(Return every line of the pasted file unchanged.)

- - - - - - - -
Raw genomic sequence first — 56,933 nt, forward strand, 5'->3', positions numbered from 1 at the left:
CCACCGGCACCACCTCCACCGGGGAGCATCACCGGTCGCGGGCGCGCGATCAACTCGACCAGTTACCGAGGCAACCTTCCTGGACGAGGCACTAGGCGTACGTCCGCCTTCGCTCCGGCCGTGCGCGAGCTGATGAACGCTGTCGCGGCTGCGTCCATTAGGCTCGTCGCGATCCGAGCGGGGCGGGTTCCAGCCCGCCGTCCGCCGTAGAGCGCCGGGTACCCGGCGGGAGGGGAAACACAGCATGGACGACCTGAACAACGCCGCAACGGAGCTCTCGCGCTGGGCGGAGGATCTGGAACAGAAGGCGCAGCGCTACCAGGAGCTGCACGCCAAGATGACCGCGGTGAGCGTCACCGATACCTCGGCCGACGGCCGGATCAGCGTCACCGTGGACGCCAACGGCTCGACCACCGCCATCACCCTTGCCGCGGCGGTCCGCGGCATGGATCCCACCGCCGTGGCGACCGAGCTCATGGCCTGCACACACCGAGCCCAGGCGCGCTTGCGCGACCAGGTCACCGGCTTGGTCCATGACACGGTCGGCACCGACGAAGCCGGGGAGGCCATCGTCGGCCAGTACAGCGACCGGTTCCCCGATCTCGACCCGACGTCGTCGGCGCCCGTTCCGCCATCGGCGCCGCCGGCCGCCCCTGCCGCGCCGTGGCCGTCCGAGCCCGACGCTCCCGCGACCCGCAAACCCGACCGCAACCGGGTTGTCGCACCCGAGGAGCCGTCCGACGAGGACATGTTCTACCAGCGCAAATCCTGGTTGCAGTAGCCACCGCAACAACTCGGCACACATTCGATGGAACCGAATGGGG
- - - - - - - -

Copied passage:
Raw genomic sequence first — 56,933 nt, forward strand, 5'->3', positions numbered from 1 at the left:
CCACCGGCACCACCTCCACCGGGGAGCATCACCGGTCGCGGGCGCGCGATCAACTCGACCAGTTACCGAGGCAACCTTCCTGGACGAGGCACTAGGCGTACGTCCGCCTTCGCTCCGGCCGTGCGCGAGCTGATGAACGCTGTCGCGGCTGCGTCCATTAGGCTCGTCGCGATCCGAGCGGGGCGGGTTCCAGCCCGCCGTCCGCCGTAGAGCGCCGGGTACCCGGCGGGAGGGGAAACACAGCATGGACGACCTGAACAACGCCGCAACGGAGCTCTCGCGCTGGGCGGAGGATCTGGAACAGAAGGCGCAGCGCTACCAGGAGCTGCACGCCAAGATGACCGCGGTGAGCGTCACCGATACCTCGGCCGACGGCCGGATCAGCGTCACCGTGGACGCCAACGGCTCGACCACCGCCATCACCCTTGCCGCGGCGGTCCGCGGCATGGATCCCACCGCCGTGGCGACCGAGCTCATGGCCTGCACACACCGAGCCCAGGCGCGCTTGCGCGACCAGGTCACCGGCTTGGTCCATGACACGGTCGGCACCGACGAAGCCGGGGAGGCCATCGTCGGCCAGTACAGCGACCGGTTCCCCGATCTCGACCCGACGTCGTCGGCGCCCGTTCCGCCATCGGCGCCGCCGGCCGCCCCTGCCGCGCCGTGGCCGTCCGAGCCCGACGCTCCCGCGACCCGCAAACCCGACCGCAACCGGGTTGTCGCACCCGAGGAGCCGTCCGACGAGGACATGTTCTACCAGCGCAAATCCTGGTTGCAGTAGCCACCGCAACAACTCGGCACACATTCGATGGAACCGAATGGGG